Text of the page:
Behind the Image features, wherein I will post an image and write about the backstory of that image - how it came to be, anecdotes, etc. Less focus on the technical aspects and more focus on the emotional side.
Gear reviews because, well, I’m a gearhead and I think people enjoy them.
Current Moab photography conditions, especially frequent updates during wildflower and fall color seasons. I’ll also post when the snow flies or potholes are filled with rain after a sweet thunderstorm.
So, there you have it. I’m excited to be back and look forward to interacting with y’all again. Keep your eyes on this space because there’s lots of great stuff to come. Oh, and be sure to check out my all new photography website featuring several never before seen images. The site won’t officially launch until mid-January but you can grab a sneak peek right now at www.bretedge.com.
UPDATE 10:40 AM: The snow is still coming down and we have about 2” accumulation in town, likely a little more in Arches and Canyonlands. I have been told that the roads in both parks will not be plowed as a result of the shutdown, so travel at your own risk. There is some fog in the area that will make for interesting, moody images.
Looks like on the last day of 2018 the weather Gods have decided to gift photographers with a blanket of snow here in Canyon Country. The white stuff started falling around 6:00 AM and it is predicted to continue snowing through noon today. This typically results in outstanding winter photography for a day or two, petering off to good winter photography as the snow melts and is tracked over by humans and wildlife.
The big variable right now is the federal government shut down. I don’t know when the roads in Arches and Canyonlands National Parks Will be plowed, if at all. This could make for very difficult or even dangerous access at the parks. I will update this post if I learn more. However, Dead Horse Point State Park and all of the surrounding 2,000,000 acres of BLM land are still open. The same considerations should be given to travel in these areas.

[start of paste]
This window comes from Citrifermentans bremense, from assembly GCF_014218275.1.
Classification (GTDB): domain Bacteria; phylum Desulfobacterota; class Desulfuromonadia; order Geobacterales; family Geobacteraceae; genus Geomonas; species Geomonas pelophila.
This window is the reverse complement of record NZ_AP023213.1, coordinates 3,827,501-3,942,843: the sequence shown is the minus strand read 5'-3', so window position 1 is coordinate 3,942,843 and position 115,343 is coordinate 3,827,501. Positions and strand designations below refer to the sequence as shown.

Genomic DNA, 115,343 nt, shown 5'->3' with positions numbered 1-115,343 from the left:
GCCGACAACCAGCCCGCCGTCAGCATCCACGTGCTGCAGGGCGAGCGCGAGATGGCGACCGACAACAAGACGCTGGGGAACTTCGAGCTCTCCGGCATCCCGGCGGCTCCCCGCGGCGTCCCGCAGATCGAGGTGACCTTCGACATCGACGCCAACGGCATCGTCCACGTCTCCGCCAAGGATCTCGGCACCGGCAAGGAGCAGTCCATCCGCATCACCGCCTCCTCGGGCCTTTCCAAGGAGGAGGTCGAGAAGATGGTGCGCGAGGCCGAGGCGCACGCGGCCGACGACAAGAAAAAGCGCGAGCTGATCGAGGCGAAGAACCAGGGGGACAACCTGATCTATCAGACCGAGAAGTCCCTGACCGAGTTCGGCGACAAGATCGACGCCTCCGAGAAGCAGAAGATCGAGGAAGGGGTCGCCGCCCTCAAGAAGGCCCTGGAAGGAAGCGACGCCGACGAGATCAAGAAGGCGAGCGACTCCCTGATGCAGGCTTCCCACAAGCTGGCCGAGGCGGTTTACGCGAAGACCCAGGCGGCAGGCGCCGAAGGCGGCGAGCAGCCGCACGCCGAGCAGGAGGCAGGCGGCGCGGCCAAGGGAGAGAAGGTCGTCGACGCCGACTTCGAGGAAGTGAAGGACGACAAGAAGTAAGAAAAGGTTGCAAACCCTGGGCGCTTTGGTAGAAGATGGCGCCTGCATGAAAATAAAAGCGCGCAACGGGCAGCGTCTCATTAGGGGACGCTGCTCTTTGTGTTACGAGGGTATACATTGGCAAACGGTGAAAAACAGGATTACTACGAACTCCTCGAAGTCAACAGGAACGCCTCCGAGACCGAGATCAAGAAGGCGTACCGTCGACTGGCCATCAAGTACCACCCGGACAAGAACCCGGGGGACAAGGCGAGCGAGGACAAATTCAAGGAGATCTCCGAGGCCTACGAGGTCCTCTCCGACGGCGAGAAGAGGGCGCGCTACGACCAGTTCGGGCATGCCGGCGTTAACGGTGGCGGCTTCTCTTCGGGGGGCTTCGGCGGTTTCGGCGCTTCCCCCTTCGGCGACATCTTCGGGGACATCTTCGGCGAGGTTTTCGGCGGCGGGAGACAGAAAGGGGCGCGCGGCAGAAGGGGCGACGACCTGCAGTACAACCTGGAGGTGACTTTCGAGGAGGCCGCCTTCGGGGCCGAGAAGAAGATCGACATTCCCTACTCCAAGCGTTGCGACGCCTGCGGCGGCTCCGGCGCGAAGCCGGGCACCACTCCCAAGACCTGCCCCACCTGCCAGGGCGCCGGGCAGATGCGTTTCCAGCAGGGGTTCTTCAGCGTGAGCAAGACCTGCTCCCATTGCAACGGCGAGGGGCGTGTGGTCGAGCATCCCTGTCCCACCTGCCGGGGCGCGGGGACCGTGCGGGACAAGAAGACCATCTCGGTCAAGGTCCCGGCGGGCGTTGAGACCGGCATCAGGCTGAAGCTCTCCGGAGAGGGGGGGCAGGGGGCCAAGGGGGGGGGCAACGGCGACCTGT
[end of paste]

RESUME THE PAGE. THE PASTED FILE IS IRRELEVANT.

Not sure where to photograph in Arches? Pick up a copy of eFotoGuide: The Ultimate Guide to Photographing Arches NP for only $15 and you’ll discover all the details on where, when and how to photograph over 20 stunning locations in the park. Your purchase helps me to maintain this website and continue to provide real-time photo conditions.
Now get out there and create some beautiful winter photos in the Moab desert!
I'm pissed. Over the past couple of years, I've read news story after news story about dumbasses doing stupid shit in our national parks and other wilderness areas, and I've just sort of stewed over it. There was the Boy Scout leader who knocked over a hoodoo in Goblin Valley State Park, a drone pilot who flew his quadcopter into Grand Prismatic Spring, the "artist" who left her "art" painted all over rocks in national parks throughout the West, souvenir hunters stealing the mysterious moving rocks at the Racetrack in Death Valley, the total dope who got out of his car to harass a bison in Yellowstone (and somehow escaped being gored) and a real genius who thought it would be cute to wade into Brooks Falls for a selfie with feeding grizzly bears. On a recent trip to Glacier NP we witnessed a small group of foreigners attempting to feed rocks to mountain goats. Then, today, I hear that the National Park Service has issued a closure at False Kiva in Canyonlands because some jackass felt the need to light a fire in the middle of this ancient structure, and then use the ashes to leave handprints all over the cave walls.